Teachers are the most important drivers of students’ academic achievement and they are at the heart of learning recovery efforts. Finding out the bottlenecks and necessary conditions for ensuring teachers’ presence at school and in the classroom is essential. Time to Teach is a mixed methods research initiative that aims to find out the contextual, working conditions and policy factors impeding primary school teacher attendance in 11 West and Central African countries: Côte d’Ivoire, Gabon, Ghana, Guinea, Guinea Bissau, Liberia, Mauritania, Niger, Nigeria, The Gambia, and Togo.  The study considers teacher attendance as multi-dimensional, in four distinct forms. Teachers were asked to about their attendance in relation to: (1) being school; (2) being punctual (arriving and leaving on time); (3) being the classroom; and (4) spending sufficient time on task. Evidence is drawn from national, system-wide qualitative data collection and school observations, and a quantitative survey of 1,673 teachers working in 234 purposively selected primary schools. While primary data were collected prior to the COVID-19 school closures (in the 2018/2019 school year), the study provides important insights on how the pandemic has exacerbated chronic challenges of education systems that impact teacher attendance and is therefore informative for policy, both in the current COVID-19 era and beyond.
01 March 2020

Time to Teach: Teacher attendance and time on task in Eastern and Southern Africa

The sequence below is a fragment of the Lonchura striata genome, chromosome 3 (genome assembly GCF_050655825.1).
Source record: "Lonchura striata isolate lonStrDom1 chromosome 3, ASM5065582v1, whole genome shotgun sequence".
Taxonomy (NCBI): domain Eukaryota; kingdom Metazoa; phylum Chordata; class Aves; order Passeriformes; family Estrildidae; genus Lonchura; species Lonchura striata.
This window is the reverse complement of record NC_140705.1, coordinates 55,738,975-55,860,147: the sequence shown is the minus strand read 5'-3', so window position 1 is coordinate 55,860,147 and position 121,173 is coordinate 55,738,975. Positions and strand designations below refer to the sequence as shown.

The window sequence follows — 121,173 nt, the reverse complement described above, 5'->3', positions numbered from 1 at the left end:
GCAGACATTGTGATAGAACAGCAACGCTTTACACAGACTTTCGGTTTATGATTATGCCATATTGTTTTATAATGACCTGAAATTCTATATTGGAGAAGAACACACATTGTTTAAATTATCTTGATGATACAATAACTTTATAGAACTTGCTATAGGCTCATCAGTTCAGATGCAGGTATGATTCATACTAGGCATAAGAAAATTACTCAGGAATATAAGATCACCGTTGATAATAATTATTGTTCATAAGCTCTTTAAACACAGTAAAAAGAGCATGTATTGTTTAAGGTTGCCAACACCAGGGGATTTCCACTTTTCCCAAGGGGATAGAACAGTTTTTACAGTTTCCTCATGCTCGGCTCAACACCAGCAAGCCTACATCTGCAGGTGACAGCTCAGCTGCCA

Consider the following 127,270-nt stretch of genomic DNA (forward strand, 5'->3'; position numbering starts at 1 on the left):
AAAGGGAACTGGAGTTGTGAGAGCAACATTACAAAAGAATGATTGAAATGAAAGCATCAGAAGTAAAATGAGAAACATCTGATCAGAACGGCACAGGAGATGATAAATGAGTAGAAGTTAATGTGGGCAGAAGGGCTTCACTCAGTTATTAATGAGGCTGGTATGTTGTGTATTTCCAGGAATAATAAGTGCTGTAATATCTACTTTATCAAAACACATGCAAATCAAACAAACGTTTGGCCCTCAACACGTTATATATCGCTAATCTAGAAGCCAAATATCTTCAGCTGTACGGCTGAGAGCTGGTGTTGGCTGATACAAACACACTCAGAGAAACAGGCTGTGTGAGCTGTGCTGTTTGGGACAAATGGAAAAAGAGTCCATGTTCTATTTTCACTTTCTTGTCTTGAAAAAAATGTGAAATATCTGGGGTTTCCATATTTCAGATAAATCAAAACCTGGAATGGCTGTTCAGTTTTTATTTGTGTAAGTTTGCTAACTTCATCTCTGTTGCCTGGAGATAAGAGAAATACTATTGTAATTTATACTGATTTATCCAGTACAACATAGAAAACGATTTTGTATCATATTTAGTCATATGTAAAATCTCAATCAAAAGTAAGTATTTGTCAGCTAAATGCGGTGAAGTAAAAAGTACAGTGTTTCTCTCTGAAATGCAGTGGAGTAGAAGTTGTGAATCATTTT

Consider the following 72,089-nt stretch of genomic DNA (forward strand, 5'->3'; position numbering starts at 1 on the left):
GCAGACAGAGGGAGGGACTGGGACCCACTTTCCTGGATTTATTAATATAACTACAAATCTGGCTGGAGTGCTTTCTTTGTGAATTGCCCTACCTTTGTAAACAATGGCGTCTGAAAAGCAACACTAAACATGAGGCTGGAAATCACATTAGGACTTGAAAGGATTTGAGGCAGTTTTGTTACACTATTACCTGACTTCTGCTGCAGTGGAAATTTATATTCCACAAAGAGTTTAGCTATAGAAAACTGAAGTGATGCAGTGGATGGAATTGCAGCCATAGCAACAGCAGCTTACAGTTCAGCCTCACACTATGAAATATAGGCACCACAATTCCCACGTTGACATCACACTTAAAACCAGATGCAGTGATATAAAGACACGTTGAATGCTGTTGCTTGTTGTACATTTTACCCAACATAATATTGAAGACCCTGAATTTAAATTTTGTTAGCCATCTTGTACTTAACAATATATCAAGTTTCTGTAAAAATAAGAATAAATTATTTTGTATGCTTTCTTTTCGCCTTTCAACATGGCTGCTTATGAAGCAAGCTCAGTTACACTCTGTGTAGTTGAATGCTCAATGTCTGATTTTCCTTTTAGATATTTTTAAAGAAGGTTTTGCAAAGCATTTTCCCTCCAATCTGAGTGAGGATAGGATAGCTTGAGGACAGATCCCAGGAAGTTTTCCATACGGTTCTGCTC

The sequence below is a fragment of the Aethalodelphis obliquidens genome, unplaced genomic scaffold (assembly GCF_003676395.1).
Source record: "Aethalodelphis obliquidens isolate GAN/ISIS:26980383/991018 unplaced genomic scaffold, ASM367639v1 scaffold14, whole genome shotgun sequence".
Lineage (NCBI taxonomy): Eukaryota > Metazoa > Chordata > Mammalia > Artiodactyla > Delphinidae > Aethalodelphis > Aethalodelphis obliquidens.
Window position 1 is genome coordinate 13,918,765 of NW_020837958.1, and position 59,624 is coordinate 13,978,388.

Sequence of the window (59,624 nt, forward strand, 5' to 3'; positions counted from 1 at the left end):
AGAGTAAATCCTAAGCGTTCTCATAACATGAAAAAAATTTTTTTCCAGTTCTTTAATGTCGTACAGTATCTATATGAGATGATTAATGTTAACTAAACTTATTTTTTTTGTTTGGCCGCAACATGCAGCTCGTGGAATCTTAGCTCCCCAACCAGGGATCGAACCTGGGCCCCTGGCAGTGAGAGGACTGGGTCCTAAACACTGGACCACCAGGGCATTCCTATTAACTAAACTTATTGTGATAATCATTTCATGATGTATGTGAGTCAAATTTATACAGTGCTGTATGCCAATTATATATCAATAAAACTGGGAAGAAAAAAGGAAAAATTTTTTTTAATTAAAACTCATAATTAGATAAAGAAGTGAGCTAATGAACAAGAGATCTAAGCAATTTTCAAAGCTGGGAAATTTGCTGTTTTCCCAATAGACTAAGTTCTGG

There is a learning crisis. Fifty-three per cent of children in low- and middle-income countries are in ‘learning poverty’, i.e. they cannot read and understand a simple text by the end of primary school age. In sub- Saharan Africa, the learning poverty rate is 87 per cent overall, and ranges from 40 per cent to as high as 99 per cent in the 21 countries with available data. Teachers attending lessons and spending quality time on task is a critical prerequisite to learning. However, in sub-Saharan Africa, teacher absenteeism ranges from 15 to 45 per cent. Teacher absenteeism and reduced time on task wastes valuable financial resources, short-changes students and is one of the most cumbersome obstacles on the path toward the education Sustainable Development Goal and to the related vision of the new UNICEF education strategy: Every Child Learns. Whilst the stark numbers are available to study, and despite teacher absenteeism being a foremost challenge for education systems in Africa, the evidence base on how policies and practices can influence teacher attendance remains scant. Time to Teach (TTT) is a research initiative that looks at primary school teacher attendance in eight countries and territories in the Eastern and Southern Africa (ESA) region: the Comoros; Kenya; Rwanda, Puntland, State of Somalia; South Sudan; the United Republic of Tanzania, mainland; the United Republic of Tanzania, Zanzibar; and Uganda. Its primary objective is to identify factors affecting the various forms of teacher attendance, which include being at school, being punctual, being in the classroom, and teaching when in the classroom, and use this evidence to inform the design and implementation of teacher policies.